One of the first known incidents of school officials taking action against a student because of an independent Internet site occurred in 1995. Paul Kim, a senior honor student at Newport High School in Bellvue, Wash., created a Web site titled “The Newport High School Unofficial Home Page.” The satirical site included information on Kim’s friends and their preoccupation with football and sex. After viewing the site, the school’s principal contacted the colleges to which Kim had applied and rescinded the school’s recommendations. After Kim threatened to file a lawsuit, the school apologized, paid him $2,000 and reinstated their recommendations.

Since then, there have been many similar incidents reported. Mike Hansen of Edgewood Middle School in New Mexico was suspended for one day after he created a Web site that included a “Graffiti Wall” message board where students could post the names of other students they hated. Administrators found a printout of the page at school. After school officials learned that another student had distributed the printout, Hansen’s original suspension, which was for distributing a “hateful” Web page, was changed to creating a “hostile and threatening environment.” When Hansen’s parents filed a complaint with the school, his suspension was removed from his record. Seventeen-year-old Aaron Fiehn of Belleview High School in Ocala, Fla., was suspended for 10 days for creating a Web site that used “vulgar language” to criticize the school. Fiehn was reinstated four days later after the ACLU got involved.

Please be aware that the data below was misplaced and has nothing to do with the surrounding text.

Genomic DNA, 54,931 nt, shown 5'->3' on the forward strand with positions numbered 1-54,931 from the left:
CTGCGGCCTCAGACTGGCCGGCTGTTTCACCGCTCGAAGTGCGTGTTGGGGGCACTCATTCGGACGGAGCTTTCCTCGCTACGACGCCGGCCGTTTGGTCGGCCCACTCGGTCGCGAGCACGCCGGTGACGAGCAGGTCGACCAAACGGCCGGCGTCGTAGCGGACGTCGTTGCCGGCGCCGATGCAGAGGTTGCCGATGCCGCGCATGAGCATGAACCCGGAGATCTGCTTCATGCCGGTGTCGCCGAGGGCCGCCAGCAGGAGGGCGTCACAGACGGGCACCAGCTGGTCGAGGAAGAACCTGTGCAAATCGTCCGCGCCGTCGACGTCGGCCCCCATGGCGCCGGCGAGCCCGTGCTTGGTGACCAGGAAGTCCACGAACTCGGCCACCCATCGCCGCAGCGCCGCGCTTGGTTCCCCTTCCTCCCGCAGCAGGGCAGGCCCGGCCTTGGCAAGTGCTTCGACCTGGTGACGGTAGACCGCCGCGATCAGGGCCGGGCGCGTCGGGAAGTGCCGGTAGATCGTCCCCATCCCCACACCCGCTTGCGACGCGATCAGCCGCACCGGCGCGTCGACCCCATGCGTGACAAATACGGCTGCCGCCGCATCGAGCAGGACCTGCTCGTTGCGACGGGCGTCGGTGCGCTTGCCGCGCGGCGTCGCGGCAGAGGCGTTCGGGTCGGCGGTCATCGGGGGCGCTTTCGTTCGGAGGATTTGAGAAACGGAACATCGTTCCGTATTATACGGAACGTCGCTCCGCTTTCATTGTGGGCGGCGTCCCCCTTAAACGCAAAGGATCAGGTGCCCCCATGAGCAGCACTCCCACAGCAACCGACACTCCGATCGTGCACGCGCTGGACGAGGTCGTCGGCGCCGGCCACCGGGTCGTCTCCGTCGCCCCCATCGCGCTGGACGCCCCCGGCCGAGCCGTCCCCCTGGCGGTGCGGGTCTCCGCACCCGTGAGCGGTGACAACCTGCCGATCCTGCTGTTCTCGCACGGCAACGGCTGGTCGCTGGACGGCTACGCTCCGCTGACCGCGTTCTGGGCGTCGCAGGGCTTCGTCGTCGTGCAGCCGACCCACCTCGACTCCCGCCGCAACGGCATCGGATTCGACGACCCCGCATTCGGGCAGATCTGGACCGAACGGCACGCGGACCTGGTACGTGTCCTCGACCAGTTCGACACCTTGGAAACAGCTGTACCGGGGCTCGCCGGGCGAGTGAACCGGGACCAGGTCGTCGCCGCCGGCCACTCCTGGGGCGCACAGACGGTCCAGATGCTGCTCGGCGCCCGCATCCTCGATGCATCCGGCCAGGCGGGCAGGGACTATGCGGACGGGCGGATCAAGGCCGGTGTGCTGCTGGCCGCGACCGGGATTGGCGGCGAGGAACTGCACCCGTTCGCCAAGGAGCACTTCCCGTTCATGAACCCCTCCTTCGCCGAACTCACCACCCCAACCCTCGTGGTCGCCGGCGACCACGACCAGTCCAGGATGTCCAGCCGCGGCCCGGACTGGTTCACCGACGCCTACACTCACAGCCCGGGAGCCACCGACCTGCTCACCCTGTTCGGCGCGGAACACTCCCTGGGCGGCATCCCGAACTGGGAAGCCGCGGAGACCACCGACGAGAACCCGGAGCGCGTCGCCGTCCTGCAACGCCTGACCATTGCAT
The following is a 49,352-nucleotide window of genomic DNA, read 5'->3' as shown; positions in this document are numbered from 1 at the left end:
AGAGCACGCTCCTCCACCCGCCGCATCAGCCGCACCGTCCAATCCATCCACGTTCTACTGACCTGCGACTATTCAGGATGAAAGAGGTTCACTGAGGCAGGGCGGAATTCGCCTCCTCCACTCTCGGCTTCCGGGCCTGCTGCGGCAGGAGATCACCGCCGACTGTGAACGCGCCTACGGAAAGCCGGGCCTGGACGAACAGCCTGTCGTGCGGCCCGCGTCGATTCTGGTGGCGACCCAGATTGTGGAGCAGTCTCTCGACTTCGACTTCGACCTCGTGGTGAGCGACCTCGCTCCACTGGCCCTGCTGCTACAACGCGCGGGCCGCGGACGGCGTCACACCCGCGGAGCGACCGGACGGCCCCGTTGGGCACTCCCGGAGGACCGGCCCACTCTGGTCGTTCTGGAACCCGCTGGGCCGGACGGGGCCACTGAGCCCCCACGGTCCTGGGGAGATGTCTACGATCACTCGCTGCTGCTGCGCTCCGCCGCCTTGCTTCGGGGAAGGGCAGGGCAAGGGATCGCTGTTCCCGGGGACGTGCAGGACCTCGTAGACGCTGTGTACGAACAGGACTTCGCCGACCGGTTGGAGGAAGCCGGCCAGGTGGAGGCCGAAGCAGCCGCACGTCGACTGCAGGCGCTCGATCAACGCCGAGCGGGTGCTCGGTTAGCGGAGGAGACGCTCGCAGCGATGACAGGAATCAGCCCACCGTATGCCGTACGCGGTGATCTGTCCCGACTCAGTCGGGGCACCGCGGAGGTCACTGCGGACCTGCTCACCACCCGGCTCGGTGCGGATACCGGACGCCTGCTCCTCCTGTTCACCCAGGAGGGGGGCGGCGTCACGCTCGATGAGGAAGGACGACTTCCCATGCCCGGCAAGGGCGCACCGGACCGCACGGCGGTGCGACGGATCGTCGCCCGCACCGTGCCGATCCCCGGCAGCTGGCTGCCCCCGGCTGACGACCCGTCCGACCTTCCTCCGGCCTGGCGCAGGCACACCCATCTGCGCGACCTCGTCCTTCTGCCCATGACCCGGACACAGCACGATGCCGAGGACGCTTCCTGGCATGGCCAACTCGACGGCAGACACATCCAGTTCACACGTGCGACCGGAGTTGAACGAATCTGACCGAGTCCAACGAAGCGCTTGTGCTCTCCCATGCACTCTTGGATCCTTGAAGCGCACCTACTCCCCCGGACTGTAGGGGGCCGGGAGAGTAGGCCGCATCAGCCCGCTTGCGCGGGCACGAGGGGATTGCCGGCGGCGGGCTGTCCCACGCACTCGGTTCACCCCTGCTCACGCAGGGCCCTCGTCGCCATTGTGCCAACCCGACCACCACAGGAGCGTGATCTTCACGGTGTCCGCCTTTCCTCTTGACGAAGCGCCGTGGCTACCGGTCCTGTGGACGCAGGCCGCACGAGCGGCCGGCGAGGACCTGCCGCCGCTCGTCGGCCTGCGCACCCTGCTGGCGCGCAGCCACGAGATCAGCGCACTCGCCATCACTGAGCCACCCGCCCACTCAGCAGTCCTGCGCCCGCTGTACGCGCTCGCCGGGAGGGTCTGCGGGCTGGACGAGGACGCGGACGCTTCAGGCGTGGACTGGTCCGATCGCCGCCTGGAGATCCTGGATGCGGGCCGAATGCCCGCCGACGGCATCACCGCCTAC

Unlike the Missouri case in this activity, the courts in Pennsylvania stood behind the Bethlehem Area School District when it expelled an eighth grade student at Nitschmann Middle School. He had created a Web site on his home computer called Teacher Sux. In addition to offensive comments about his principal, it showed his algebra teacher with her head severed and her face morphing into that of Adolf Hitler. He wrote that the teacher should die and indicated he wanted to raise money to hire a hit man.

The teacher was so upset that she sought a year’s medical leave of absence and the principal claimed that his reputation had been damaged. The Pennsylvania Commonwealth Court upheld the expulsion of the student, saying that the school district could discipline students for expressive conduct occurring outside of school “where it is established that the conduct materially and substantially interferes with the educational process.”

In this confusing environment, the Association for Supervision and Curriculum Development advises:

Action can be taken against student speech originating outside of school only if:

  • The district can show a direct link between the student expression and school disruption, and

  • The disciplinary action imposed by the district is taken for the right reason.

If the online newspaper is placed on the school’s Web site, SPLC advises:

  • If the online newspaper is placed on the school’s Web site, SPLC advises:If the school has established a “policy or practice” of allowing free expression by allowing student editors to control the content of the online edition, the forum is open and students continue to have editorial control.

  • If an online edition has not yet been established, the school may or may not allow the publication to be called a public forum. Go to the legal research section on splc.org for more information.

Visit www.splc.org for the most recent Internet decisions.